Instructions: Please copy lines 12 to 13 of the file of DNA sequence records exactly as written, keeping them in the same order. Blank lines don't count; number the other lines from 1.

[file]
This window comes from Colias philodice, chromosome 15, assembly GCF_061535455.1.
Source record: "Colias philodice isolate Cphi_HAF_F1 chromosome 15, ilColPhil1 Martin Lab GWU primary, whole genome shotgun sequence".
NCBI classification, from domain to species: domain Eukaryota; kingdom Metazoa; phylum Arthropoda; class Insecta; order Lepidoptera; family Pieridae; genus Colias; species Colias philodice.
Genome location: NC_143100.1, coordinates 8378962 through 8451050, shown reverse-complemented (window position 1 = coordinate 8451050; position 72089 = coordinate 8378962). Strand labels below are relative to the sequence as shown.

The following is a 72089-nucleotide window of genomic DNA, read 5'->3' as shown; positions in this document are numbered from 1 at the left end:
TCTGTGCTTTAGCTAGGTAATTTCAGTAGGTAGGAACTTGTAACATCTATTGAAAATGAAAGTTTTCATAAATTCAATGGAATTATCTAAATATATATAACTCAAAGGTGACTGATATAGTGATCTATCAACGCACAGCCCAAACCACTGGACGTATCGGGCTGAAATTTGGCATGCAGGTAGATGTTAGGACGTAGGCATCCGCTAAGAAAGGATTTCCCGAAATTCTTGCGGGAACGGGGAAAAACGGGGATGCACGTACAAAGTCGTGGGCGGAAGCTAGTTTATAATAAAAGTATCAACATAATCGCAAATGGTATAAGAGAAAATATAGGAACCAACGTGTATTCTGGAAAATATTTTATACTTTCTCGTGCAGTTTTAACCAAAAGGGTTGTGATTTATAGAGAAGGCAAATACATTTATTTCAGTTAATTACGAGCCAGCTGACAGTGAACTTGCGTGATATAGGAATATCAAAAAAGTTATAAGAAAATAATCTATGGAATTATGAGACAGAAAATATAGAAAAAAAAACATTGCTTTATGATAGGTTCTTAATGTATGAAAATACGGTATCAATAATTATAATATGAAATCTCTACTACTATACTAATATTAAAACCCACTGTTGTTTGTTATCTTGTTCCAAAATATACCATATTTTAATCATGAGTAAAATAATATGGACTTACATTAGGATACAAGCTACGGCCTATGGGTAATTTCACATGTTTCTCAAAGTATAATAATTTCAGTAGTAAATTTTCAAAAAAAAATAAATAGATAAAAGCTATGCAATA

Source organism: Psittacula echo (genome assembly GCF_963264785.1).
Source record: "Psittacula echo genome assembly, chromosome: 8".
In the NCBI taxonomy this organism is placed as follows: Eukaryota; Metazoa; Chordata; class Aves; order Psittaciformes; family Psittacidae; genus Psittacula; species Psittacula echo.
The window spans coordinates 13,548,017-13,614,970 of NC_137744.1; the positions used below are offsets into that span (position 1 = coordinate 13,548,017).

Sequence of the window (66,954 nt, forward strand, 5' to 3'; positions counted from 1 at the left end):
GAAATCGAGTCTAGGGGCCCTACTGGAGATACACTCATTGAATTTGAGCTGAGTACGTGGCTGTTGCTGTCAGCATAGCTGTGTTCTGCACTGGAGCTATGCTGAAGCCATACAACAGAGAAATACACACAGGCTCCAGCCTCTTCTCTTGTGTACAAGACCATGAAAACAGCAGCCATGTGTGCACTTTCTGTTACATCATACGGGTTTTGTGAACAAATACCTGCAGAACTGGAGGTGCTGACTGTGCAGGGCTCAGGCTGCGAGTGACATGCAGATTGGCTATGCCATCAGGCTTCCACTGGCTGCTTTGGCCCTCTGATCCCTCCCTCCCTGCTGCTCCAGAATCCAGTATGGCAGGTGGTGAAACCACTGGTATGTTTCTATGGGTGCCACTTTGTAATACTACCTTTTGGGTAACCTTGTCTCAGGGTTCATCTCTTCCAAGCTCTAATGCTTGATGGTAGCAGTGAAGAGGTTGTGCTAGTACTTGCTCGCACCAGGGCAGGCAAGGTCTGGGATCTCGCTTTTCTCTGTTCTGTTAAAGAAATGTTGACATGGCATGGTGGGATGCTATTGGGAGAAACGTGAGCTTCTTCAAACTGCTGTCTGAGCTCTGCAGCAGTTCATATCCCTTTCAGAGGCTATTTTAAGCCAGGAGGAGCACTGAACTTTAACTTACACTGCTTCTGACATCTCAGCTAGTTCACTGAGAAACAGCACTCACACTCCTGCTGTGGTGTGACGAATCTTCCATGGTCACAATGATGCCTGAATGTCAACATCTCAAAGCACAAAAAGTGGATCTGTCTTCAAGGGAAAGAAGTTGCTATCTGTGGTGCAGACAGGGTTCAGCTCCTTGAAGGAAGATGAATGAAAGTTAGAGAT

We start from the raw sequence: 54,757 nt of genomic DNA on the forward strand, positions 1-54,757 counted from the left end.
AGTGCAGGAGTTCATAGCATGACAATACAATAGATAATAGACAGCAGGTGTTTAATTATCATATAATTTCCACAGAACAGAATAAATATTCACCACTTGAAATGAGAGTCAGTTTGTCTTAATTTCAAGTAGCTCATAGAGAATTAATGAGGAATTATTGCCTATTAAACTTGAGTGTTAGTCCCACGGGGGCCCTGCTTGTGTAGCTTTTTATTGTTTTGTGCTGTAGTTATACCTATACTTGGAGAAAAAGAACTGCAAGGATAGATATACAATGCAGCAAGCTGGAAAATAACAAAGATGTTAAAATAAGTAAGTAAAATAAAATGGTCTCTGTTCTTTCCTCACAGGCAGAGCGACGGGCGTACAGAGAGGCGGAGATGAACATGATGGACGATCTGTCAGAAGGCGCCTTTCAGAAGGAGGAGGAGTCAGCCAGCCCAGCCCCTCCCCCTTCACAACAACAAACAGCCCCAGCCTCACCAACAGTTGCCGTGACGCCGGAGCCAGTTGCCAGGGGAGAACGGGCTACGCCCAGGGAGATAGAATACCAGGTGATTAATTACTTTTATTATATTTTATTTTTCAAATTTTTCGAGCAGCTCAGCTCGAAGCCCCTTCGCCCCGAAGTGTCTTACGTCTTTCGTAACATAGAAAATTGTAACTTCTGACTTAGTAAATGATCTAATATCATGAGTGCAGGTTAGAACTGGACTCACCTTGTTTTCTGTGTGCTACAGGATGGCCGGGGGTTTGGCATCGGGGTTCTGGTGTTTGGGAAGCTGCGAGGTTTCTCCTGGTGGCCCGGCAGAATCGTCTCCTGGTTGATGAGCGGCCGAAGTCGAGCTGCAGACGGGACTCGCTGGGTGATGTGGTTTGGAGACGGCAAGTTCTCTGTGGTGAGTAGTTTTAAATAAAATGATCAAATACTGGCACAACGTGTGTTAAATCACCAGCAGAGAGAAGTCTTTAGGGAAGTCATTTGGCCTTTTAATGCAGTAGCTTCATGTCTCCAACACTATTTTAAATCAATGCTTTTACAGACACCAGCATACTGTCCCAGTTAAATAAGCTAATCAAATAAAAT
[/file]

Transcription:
GAAATCGAGTCTAGGGGCCCTACTGGAGATACACTCATTGAATTTGAGCTGAGTACGTGGCTGTTGCTGTCAGCATAGCTGTGTTCTGCACTGGAGCTATGCTGAAGCCATACAACAGAGAAATACACACAGGCTCCAGCCTCTTCTCTTGTGTACAAGACCATGAAAACAGCAGCCATGTGTGCACTTTCTGTTACATCATACGGGTTTTGTGAACAAATACCTGCAGAACTGGAGGTGCTGACTGTGCAGGGCTCAGGCTGCGAGTGACATGCAGATTGGCTATGCCATCAGGCTTCCACTGGCTGCTTTGGCCCTCTGATCCCTCCCTCCCTGCTGCTCCAGAATCCAGTATGGCAGGTGGTGAAACCACTGGTATGTTTCTATGGGTGCCACTTTGTAATACTACCTTTTGGGTAACCTTGTCTCAGGGTTCATCTCTTCCAAGCTCTAATGCTTGATGGTAGCAGTGAAGAGGTTGTGCTAGTACTTGCTCGCACCAGGGCAGGCAAGGTCTGGGATCTCGCTTTTCTCTGTTCTGTTAAAGAAATGTTGACATGGCATGGTGGGATGCTATTGGGAGAAACGTGAGCTTCTTCAAACTGCTGTCTGAGCTCTGCAGCAGTTCATATCCCTTTCAGAGGCTATTTTAAGCCAGGAGGAGCACTGAACTTTAACTTACACTGCTTCTGACATCTCAGCTAGTTCACTGAGAAACAGCACTCACACTCCTGCTGTGGTGTGACGAATCTTCCATGGTCACAATGATGCCTGAATGTCAACATCTCAAAGCACAAAAAGTGGATCTGTCTTCAAGGGAAAGAAGTTGCTATCTGTGGTGCAGACAGGGTTCAGCTCCTTGAAGGAAGATGAATGAAAGTTAGAGAT

We start from the raw sequence: 54,757 nt of genomic DNA on the forward strand, positions 1-54,757 counted from the left end.